The British Home Affairs Select Committee published a report assessing that Facebook, Google, Twitter, and YoutTube are “consciously failing” to prevent their sites from “being used to promote terrorism and recruit extremists.” Committee members announced that these social media giants are “the vehicle of choice in spreading propaganda and the recruiting platforms for terrorism,” and are demanding that they publish statistics four times a year detailing the number of terrorist-related pages and accounts they have deleted.
Committee chair, Labor MP Keith Vaz, argues that these social media sites are “the lifeblood of Daesh” (another term used for ISIS). He added:
“The companies’ failure to tackle this threat has left some parts of the internet ungoverned, unregulated and lawless.”
The committee learned that these companies only have “a few hundred” employees tasked with monitoring content posted on their companies’ sites. Worse still, some don’t actively report the extremist content to law enforcement.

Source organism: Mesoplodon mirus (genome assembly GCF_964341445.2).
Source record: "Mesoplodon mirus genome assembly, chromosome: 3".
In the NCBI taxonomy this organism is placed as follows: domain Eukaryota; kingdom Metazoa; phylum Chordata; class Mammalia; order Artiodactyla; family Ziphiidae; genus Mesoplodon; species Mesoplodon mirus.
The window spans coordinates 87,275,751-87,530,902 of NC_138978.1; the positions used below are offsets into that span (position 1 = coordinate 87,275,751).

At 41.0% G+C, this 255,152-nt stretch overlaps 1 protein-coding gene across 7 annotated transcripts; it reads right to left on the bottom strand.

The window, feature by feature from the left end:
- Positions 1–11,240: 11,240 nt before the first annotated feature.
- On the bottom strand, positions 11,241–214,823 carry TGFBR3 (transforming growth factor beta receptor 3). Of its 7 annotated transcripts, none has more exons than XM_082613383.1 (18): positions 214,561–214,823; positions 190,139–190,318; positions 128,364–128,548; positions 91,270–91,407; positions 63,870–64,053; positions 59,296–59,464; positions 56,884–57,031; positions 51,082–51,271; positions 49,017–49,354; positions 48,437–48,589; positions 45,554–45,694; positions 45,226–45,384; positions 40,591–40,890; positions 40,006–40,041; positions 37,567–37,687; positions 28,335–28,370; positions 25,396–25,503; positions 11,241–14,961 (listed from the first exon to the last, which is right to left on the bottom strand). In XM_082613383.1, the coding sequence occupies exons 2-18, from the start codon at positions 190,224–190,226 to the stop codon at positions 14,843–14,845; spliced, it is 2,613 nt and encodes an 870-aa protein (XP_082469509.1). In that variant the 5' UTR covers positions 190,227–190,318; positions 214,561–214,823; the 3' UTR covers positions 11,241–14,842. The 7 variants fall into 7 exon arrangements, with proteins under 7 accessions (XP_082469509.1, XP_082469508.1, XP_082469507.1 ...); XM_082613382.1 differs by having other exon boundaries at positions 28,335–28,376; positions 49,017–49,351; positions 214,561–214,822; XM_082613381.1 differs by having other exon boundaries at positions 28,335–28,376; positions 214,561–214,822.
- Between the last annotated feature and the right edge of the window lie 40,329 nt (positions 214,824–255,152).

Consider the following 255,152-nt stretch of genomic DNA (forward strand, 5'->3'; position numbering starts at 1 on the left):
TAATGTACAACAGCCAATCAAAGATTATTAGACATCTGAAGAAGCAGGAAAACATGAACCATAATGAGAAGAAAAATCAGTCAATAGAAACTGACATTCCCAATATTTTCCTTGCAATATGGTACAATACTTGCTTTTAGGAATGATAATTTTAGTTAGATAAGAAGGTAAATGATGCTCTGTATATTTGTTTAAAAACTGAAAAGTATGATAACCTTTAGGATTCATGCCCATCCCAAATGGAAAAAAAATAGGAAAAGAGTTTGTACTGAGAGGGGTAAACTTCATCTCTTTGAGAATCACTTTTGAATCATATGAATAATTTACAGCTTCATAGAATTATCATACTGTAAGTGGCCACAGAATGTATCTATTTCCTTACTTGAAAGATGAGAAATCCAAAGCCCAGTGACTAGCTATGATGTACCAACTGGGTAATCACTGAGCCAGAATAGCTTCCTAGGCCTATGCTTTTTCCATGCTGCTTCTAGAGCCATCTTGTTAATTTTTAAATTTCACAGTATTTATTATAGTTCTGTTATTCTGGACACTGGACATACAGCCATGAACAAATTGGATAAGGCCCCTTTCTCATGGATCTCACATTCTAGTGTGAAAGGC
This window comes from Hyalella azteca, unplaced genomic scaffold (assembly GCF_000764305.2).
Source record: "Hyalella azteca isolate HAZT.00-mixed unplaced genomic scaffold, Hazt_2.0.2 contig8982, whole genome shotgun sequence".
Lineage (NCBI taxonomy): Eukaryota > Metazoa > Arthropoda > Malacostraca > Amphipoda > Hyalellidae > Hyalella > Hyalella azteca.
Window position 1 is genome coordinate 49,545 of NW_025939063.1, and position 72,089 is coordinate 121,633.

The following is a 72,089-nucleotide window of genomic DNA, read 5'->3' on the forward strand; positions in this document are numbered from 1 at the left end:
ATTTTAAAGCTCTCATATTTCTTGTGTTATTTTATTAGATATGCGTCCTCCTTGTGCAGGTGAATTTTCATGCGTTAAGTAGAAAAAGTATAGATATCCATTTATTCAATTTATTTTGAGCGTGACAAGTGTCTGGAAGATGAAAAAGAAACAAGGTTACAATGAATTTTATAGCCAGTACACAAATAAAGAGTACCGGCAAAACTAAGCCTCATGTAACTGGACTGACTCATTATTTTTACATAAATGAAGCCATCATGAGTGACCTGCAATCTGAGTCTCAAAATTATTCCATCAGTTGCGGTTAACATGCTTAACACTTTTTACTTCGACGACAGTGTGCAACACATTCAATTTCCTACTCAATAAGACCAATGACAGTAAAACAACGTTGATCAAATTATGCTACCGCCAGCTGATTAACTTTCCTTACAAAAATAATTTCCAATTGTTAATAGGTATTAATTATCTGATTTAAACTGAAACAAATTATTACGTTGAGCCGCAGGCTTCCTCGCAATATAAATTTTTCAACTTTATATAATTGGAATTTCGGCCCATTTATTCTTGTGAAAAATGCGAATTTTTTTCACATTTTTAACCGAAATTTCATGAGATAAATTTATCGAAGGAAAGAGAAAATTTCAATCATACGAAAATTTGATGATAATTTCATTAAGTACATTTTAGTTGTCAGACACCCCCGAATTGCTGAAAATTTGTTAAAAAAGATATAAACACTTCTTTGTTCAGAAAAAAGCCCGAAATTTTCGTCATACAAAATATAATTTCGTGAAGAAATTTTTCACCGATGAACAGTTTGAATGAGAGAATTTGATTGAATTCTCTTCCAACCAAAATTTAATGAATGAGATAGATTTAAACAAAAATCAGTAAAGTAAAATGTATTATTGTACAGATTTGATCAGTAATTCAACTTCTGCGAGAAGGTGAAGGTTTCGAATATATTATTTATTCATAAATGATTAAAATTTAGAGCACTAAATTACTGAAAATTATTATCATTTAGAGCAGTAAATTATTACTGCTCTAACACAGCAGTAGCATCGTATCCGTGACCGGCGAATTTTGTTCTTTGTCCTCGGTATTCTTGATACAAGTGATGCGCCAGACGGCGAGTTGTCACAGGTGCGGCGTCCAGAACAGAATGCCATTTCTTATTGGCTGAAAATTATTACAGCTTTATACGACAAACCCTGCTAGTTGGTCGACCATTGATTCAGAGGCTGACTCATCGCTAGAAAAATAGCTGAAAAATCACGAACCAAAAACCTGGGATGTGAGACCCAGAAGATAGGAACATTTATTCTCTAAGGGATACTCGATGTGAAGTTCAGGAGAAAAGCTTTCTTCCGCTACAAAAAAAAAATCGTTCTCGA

The Independent reports that official figures estimate that roughly 800 UK-based Islamists have travelled to Syria and Iraq to fight with ISIS. About half returned to the UK, which officials believe helped contribute to the one third increase of terror-related incidents. Police have had to rise to the challenge; deleting nearly 300 posts per day.
In late August, Twitter announced it removed 235,000 accounts for “violating its extremism policies,” the same week when British Islamist Anjem Choudhry was finally sentenced to prison, this time for publicly supporting ISIS.